We have used (and still use) Silverfast solutions for color negative but the time require to "scan" negative is definitely prohibitive when compare to "shoot" negative. The only drawback until now was post-production, but the recent update eventually solve our problem. Our test recipe is to produce a LUT in Photoshop for a given type of film and then export the LUT (.cube) file to use it in ACR or Lightroom. The results and speed of processing are simply bluffing!
The 2nd issue is removing the orange mask in color negative film. The LR/ACR WB controls have enough range for some films, but not for films with a dense mask (older Kodacolor films and others). These films can be accommodated by "offsetting" the White Balance settings in the camera profile using DPE.
Mark Segal and I wrote an article on Luminous Landscape titled 'Scannerless Digital Capture and Processing of Negative Film Photographs.' We describe the DSLR film capture and processing with Mark using SilverFast and I using a LR and PS action workflow. It's beyond the scope of this post to go into further detail, but you can down load the article and other materials to try the two processes for yourself here:
Many hours were spent in developing these two workflows and they both produce very high-quality color negative raw file image output. Pay your money and take your choice! My workflow uses LR only for mask removal with further processing done in PS with multiple curves layers. One of the layers is used with the 'Auto Color Correction Options,' which does a remarkably good job of "automatically" adjusting the RGB curves with very little additional adjusting required. LR does not have this capability! I've created an Excel data sheet with detailed "settings data" for numerous color negative film types.
Please feel free to send me a PM if you have any questions. Enjoy!
In my business, PixSavers, (on the web) we mostly recover photos, negatives and slides. We also do archival work. The largest project we had was in 2014 when we had 9841 pieces of work for a Seattle family estate. Much of it was pictures from all over the world as far back to 1951 as the slides back then were red, not just orange. All of it was done with Photoshop, not with our SilverFast. I didn't get SilverFast until it came with another company owned, expensive scanner in 2016. I was able to recover all of them with the method which Todd gave you. I will never forget the project numbers but doing the project in different way was not remembered until Todd mentioned it.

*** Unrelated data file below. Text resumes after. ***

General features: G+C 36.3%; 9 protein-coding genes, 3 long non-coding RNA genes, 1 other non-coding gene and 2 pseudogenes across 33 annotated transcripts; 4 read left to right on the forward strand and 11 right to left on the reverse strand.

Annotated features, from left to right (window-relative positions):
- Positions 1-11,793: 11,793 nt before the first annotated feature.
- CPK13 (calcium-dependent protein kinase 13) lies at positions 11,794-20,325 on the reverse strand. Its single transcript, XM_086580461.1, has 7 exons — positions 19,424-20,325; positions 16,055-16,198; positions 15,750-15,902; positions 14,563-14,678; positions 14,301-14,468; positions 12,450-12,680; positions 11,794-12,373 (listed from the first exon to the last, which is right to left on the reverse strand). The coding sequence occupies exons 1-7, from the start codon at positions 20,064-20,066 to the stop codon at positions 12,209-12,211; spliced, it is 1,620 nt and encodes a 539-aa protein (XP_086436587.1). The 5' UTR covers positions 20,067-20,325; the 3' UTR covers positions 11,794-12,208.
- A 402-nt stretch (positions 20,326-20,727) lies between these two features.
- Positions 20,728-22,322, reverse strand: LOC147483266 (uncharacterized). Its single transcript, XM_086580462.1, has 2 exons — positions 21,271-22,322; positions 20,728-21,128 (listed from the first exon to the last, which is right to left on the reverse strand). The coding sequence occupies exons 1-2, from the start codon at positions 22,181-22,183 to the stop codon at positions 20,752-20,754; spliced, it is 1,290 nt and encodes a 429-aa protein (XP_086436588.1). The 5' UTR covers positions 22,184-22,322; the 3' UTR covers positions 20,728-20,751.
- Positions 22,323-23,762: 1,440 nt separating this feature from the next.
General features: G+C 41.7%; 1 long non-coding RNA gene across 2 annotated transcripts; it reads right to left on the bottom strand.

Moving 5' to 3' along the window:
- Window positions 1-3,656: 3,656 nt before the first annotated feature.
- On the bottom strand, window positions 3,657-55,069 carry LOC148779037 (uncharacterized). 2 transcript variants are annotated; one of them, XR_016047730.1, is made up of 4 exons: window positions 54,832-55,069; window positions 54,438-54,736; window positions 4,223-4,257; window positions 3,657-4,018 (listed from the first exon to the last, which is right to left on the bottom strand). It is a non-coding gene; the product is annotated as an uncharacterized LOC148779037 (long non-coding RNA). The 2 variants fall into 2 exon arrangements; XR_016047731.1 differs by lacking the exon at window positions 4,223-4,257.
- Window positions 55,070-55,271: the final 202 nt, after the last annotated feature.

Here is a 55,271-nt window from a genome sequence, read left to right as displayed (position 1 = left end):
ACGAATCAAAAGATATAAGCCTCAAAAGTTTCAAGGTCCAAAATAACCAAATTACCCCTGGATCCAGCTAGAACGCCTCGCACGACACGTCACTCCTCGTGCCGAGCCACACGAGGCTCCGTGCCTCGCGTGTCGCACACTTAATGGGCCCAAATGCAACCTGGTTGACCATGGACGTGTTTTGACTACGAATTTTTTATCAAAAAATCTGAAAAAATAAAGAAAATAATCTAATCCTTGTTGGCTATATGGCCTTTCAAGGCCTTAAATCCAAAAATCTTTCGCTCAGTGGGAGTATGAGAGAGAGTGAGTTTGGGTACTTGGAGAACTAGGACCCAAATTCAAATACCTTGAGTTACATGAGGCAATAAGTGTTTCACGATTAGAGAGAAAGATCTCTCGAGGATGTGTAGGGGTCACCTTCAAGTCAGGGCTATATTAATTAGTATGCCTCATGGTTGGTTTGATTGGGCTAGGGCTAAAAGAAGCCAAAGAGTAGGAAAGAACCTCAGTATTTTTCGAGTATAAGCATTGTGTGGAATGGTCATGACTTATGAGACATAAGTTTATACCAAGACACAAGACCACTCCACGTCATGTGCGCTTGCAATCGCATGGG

Now I remember, I was using a 50 multi-thread slide scanner. We were using a large flat-scanner, we call "Gargantuan". We recovered each image to make sure each could be printed off the disc. It was a long time to get 9841 pieces through our system. The family estate recovery company, as we subcontracted, was delighted. I think you will do well.
Steve Lehman, mcse
SilverFast works quite well with scanner output files and has a large number of film profiles that allow quickly producing high-quality output. Unfortunately, these film profiles are scanner "model specific" and only one scanner model is supported in each purchased copy of the software. LaserSoft requires purchasing a "scanner specific" copy of the software for each scanner model you need to support. In addition profiles for many older film types (pre-1990) are not included and negative film doesn't age very well making available profiles less accurate over time.
To use SilverFast with camera generated film images you will need to purchase the more expensive HDR Archive Studio version of the software. On the plus side it will work with ANY camera captured film image, but only in TIFF file format. Camera raw files are NOT supported. In addition the film profiles are not usable with camera file output since they are designed specifically for scanner output files, which have different color characteristics and toning. You will merely choose the 'Other' selection for scanner model and film type, which uses a generic non-film specific profile. IMHO you've lost 50% of the software's built-in capability concerning "automating" the workflow. Yes, it does work as Mark demonstrates. If you already have a copy of SilverFast HDR software then I would certainly recommend trying it with your camera captured film images as Mark outlines. You can also download a Demo copy of HDR Archive Suite 8.
If you already have the Adobe Photography Plan that includes LR and PS then by all means try my workflow as well.